That’s significant support, but WebKit’s real impact has been on mobile platforms. Believe it or not, Nokia was the first phone maker to jump on WebKit, building a WebKit-based browser for its S60 phones. It was arguably the first “real” browser for a mobile device: most phones slogged through the WAP-enabled “mobile Web,” while S60 phones were successfully accessing the same content as desktop browsers. The S60 browser lifted the veil, proving that putting a real Web browser in a phone was not only possible, it was vastly better than stripped down mobile-only sites – or sites that didn’t work at all on phones.
WebKit truly came into the mobile spotlight in 2007 with the iPhone. Not only did the iPhone access the same Web as desktop computers, Mobile Safari was originally the only way to make iPhone software. Apple quickly reversed course and moved toward native iPhone apps, but in 2009 Palm’s webOS made a daring move and bet everything on WebKit: webOS’s whole interface is driven by WebKit.
Palm’s webOS was a commercial failure, and Palm’s former software director Paul Mercer blamed WebKit for not performing like native apps. But webOS’s unfortunate trajectory didn’t harm WebKit.
Right now, WebKit dominates mobile Internet. Figures from NetMarketShare have WebKit-based browsers accounting for over 85 percent of the mobile market. On the desktop, WebKit is mostly represented by Safari and Chrome; according to StatCounter, that’s almost 45 percent of the desktop browser market, although NetMarketShare tallies up a more conservative 23 percent.
Who are all these WebKit users? To start with, they’re the hundreds of millions of people using iPhones, iPod touches, and iPads. Need hundreds of millions more? WebKit is also at the heart of Android. Since the first devices went on sale in 2008, the Android browser has been based on WebKit. As of BlackBerry 6, the Playbook and BlackBerry smartphones use WebKit; so does Samsung’s bada mobile operating system, Amazon’s cloud-assisted Silk browser for Kindle Fire tablets, and even the experimental browser Amazon puts in recent Kindle ereaders. Browse the Web on a Nintendo 3DS? It uses WebKit. The upcoming Tizen mobile OS is making a bet like webOS: Tizen is Linux under the hood, but the interface is powered by WebKit.
Out in the real world, WebKit has helped make the Web experience consistent. Up until a few years ago, it wasn’t unusual to find major sites that only worked in Internet Explorer, didn’t work in Safari, or were totally inaccessible on a phone. Now, Internet users expect most Web sites will work regardless of the browser or device they’re using. WebKit is not solely responsible, but it’s been a huge factor – and it’s reaping the rewards.
“WebKit is the face of the mobile Web today,” wrote the former Safari engineer. “I don’t think anyone imagined that when Safari shipped.”
History, Doomed to Repeat Itself?
WebKit has a down side. WebKit’s success on mobile devices means apps and sites sometimes rely on features that aren’t part of HTML5 technology – not yet, anyway. Examples include ways to support high-resolution “Retina” images, along with gradients, transitions, shadows, transformations, and font effects. Some of the niftiest Web sites and Web apps for mobile look (and work) best only in WebKit browsers.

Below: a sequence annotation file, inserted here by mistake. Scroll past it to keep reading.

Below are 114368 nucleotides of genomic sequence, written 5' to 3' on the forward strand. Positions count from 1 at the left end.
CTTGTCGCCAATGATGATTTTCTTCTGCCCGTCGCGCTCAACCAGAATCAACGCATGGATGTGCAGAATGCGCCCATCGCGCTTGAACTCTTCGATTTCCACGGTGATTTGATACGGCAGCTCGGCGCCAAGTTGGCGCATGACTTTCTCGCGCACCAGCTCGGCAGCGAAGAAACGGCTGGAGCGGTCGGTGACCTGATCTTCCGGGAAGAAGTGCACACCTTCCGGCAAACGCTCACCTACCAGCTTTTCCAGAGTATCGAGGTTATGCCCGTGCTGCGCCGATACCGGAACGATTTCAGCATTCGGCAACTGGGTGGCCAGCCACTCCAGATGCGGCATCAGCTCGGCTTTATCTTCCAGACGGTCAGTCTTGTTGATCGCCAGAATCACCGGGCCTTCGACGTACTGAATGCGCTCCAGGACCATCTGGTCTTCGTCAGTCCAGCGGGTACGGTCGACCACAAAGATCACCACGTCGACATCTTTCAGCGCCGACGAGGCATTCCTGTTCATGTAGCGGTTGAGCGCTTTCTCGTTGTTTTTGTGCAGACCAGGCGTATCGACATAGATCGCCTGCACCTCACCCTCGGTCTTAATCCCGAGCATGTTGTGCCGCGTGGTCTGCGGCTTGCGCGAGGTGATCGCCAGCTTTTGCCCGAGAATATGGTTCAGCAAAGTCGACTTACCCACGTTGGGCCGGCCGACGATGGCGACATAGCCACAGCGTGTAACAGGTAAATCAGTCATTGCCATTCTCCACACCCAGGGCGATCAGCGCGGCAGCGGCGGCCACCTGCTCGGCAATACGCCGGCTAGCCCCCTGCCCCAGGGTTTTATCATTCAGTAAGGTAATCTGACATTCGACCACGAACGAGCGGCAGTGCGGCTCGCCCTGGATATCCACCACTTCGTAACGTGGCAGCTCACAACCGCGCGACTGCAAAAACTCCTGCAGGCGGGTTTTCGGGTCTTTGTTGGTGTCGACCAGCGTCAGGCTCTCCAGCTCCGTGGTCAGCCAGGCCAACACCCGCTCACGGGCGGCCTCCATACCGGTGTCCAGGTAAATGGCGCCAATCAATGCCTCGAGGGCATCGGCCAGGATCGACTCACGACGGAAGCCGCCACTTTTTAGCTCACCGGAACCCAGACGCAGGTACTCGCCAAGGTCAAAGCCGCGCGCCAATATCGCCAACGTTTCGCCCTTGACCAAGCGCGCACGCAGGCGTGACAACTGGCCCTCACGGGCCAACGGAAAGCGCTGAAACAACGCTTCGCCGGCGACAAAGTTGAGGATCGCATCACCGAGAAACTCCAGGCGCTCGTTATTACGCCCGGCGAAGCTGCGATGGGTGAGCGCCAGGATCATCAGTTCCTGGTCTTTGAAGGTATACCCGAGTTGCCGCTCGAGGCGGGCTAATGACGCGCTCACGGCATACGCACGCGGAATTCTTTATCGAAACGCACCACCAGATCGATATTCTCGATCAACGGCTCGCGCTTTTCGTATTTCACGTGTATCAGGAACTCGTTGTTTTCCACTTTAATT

“So many mobile Web sites are only optimized for WebKit,” noted Tomomi Imura. “Microsoft’s, Opera’s, and Mozilla’s developer evangelists are working hard to advocate their platform and educate developers, but this is a side effect of WebKit being the defacto standard.”
Many Web technologies (from simple ones like Do Not Track to complicated ones like HTML) are defined by the World Wide Web Consortium (W3C). Interested people (but mostly companies) join working groups and try to hammer out a free standard everyone can use. The process is usually slow, so once a proposal begins to solidify both commercial and open source projects often jump on early versions as an experiment … or to get an edge on competitors. W3C standards may not be formally completed for years after a technology becomes commonplace.
WebKit’s dominance means other layout engines face a difficult choice: wait for tomorrow’s standards, or support WebKit’s stuff today? Opera has already moved to emulate WebKit; FireFox is strongly considering it, and Microsoft aped WebKit briefly in Windows Phone 7 then reversed itself. For years, desktop browsers had little choice but to be compatible with Internet Explorer, because its dominance meant most websites were designed with IE in mind. Now, mobile browsers face similar choices about WebKit. It’s an eerie echo of the battles between Internet Explorer and Netscape.
Patents also complicate W3C standards. Apple’s iOS handles touch events – taps, pinches, swipes, and gestures – in its own code, but Apple’s model was implemented separately by others and came into WebKit from Android in 2009. The W3C standards process got started, and (of course) WebKit browsers started using touch events right away. But in 2011 Apple disclosed patents covering touch events (including U.S. patent 7,812,828, part of Apple’s fight with Samsung and Motorola). Those patents may not stand up, but the W3C’s process to standardize touch events stopped dead. Microsoft has submitted its own (quite different) Pointer Events as a possible replacement, but the dust hasn’t settled
What A Long Strange Trip It’s Been…
Ten years after Apple introduced Safari, it still hasn’t taken over the desktop browser market, or even made a major dent. It probably never will. Nonetheless, by forking KHTML and birthing WebKit, Safari’s influence has been at least as important to the modern Web as Internet Explorer and Netscape’s most-famous progeny, Gecko and Firefox. It’s a testament to the broad reach of open source technology… and and something to think about when you fire up your mobile browser.